Harolds Club bustled on Christmas Eve in 1947 with revelers enjoying the gambling and camaraderie when an unexpected event instantly silenced the din. Panic followed.
Since the previous morning, Reno, Nevada police had been trying to locate a suspect: white male, approximately 20 years old, 5 feet 8 inches, 150 pounds. He’d robbed two taxicabs at gunpoint — one for $17 and one for $5 (about $184 and $54 today, respectively) — and had failed a third attempt.
At around 12:30 a.m., detective sergeants Francis Quinn and James Franklin spotted the alleged criminal entering Harolds Club. They followed him inside, where they informed patrolman William Reeder, working his regular beat there, of the situation. The three quickly fanned out then closed in on their target.
“Take your hands out of your pockets,” Quinn ordered.
The young man shot at the officers. All three fell, wounded. They didn’t fire back for fear a bystander might get hurt. Meanwhile, casino guests darted under tables or ran. Amazingly, none was hit.
Pursuit of Fugitive
The suspect fled out the door. He got into a taxicab and after riding for a few minutes, pulled a gun on the driver (who hadn’t heard about the shooting), robbed him of $20 ($216 today) and got out.
About an hour later, 15 policemen, sheriff’s deputies and FBI agents traced the gunman to a used car lot where they cornered him. Again, he tried to shoot his way free, but that time a gun battle ensued. A bullet entered his shoulder and another grazed his head behind his ear. At that point, he gave up willingly.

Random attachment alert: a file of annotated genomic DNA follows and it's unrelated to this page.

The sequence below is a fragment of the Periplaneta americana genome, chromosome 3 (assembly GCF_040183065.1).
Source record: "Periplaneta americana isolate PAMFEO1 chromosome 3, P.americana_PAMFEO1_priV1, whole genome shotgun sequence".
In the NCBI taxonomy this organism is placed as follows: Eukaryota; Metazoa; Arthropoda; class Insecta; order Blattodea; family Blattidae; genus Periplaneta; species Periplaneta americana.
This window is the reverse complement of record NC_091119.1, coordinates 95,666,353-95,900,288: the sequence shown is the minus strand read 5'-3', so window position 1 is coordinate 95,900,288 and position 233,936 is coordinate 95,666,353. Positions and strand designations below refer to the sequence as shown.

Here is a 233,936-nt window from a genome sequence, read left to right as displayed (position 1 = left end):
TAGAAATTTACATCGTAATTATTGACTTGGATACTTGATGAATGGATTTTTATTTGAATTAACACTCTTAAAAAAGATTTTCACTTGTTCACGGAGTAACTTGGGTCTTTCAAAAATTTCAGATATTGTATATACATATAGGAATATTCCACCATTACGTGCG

He was arrested and processed then taken to the local hospital for medical treatment.
The culprit, Bobby Carter, originally was from Kentucky. He’d deserted the Navy a few months earlier, having abandoned his post in an Eastern state. He’d gone to Reno from San Francisco.
Of the hurt police officers, Franklin suffered the severest injuries as a bullet entered his abdomen, ruptured his spleen, passed his internal organs then lodged in his back. Reeder sustained a gunshot wound to his hand and an abrasion on his torso. Quinn was hit in the right thigh. Physicians said they expected them all to recover fully.
In January of 1948, Carter was found guilty of assault with a deadly weapon with intent to kill and was sentenced to a prison term of 1 to 14 years. (Strangely, at the time, the penalty for shooting someone was more lenient than that for grand larceny; 1 to 14 years was the maximum punishment for assault with the intent to kill whereas 2 to 14 years was the minimum for grand larceny!)
After serving about 5½ years, Carter was paroled, in May 1953.